I try to spend few hours a week at the Armbrust Lab, trying to understand what the scientists there are trying to do and how their work could be helped by technology-based automation solutions, especially around the area of data management. The week before I sat in their weekly meeting, where Francois Ribalet talked about the problem he was facing in trying to process a number, rather than just one, Flow Cytometry data files. I thought… well, that’s a very easy to solve problem, right? That could be an easy-to-build solution… read the data, move it to Excel or SQL Server (or mySQL or Oracle… it doesn’t matter), and then allow Francois ask any type of question over the entire set of data.
Right… on Friday I started the coding exercise. I found the Flow Cytometry Standard and opened Visual Studio. Oh my!!!
I had completely forgotten that we were exchanging data using such formats not so many years ago. Binary format, byte offsets, bit order significance, custom encodings for matrices, etc. etc. etc.
It was not long after I started writing the code to process the sample file I was given, when I realized the huge reduction in keystrokes in the world that XML must have introduced. Not because it’s text-based. The common data model, the common data processing rules have enabled an ecosystem of tools that make it trivial to process XML data files, without having to write custom code. The applications have to only worry about the interpretation of data rather than reading/writing/navigating, with semantic computing technologies trying to automate that part as well.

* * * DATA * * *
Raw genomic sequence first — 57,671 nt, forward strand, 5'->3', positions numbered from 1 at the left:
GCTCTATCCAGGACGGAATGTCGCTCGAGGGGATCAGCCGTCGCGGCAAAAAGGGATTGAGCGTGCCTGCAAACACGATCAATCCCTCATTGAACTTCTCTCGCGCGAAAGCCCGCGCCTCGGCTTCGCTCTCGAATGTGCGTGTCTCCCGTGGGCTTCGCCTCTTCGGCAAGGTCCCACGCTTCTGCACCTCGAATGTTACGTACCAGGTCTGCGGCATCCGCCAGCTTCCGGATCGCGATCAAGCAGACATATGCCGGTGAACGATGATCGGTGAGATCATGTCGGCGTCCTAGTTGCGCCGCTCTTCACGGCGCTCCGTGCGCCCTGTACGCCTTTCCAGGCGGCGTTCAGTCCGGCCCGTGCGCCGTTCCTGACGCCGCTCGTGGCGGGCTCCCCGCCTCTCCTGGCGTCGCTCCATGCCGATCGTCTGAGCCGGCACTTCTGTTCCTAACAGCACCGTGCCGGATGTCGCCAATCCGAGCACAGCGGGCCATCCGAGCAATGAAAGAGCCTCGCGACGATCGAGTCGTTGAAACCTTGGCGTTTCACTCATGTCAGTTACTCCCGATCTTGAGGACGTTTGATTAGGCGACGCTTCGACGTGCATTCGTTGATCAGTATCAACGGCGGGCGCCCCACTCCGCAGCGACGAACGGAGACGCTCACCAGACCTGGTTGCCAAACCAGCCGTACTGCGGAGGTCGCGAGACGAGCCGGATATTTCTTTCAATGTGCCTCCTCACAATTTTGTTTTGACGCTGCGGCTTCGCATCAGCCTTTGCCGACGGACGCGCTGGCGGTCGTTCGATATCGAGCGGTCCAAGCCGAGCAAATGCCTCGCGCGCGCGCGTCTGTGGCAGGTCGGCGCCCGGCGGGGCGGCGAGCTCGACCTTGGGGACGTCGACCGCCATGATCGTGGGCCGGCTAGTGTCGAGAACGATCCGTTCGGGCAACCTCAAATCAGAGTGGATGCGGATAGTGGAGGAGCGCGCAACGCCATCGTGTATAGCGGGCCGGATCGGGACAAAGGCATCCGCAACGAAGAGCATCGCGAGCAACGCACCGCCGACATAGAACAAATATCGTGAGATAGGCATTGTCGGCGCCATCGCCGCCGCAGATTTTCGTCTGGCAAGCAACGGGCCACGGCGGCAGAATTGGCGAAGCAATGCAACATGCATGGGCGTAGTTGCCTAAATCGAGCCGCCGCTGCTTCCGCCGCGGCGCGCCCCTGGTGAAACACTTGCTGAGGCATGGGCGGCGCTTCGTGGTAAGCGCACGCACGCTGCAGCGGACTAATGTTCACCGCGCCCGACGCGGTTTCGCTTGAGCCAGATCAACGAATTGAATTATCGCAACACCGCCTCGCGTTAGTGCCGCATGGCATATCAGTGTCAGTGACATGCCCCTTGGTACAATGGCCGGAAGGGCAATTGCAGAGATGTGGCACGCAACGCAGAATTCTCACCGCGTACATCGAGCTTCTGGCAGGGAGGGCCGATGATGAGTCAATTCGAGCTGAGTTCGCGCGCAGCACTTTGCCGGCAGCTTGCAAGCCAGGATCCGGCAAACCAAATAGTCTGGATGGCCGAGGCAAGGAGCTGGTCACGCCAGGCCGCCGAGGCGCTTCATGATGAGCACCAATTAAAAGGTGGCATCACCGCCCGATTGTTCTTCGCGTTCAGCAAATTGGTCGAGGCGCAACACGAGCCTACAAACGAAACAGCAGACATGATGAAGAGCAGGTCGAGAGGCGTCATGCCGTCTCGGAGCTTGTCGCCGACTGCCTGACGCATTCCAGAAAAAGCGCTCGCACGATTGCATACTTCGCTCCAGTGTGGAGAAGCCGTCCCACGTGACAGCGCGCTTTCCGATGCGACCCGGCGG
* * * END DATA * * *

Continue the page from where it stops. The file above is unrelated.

The code is now finished. Lots of custom, non-reusable C# code (following good class design, writing good comments, etc.) in order to process the header segment. I’ve even had to come up with a regular expression in order to tokenize the header segment of the standard (I love trying to come up with regular expressions, even though I am probably not good at it). Here it is… (just in case someone wants to process a Flow Cytometry data file :-)
I loved the process but surely we shouldn’t have to do this for every data file. No matter whether you love or hate XML, we all have to appreciate the benefits in productivity that it has brought us.
Now, on to reading the actual data and building the solution for Francois.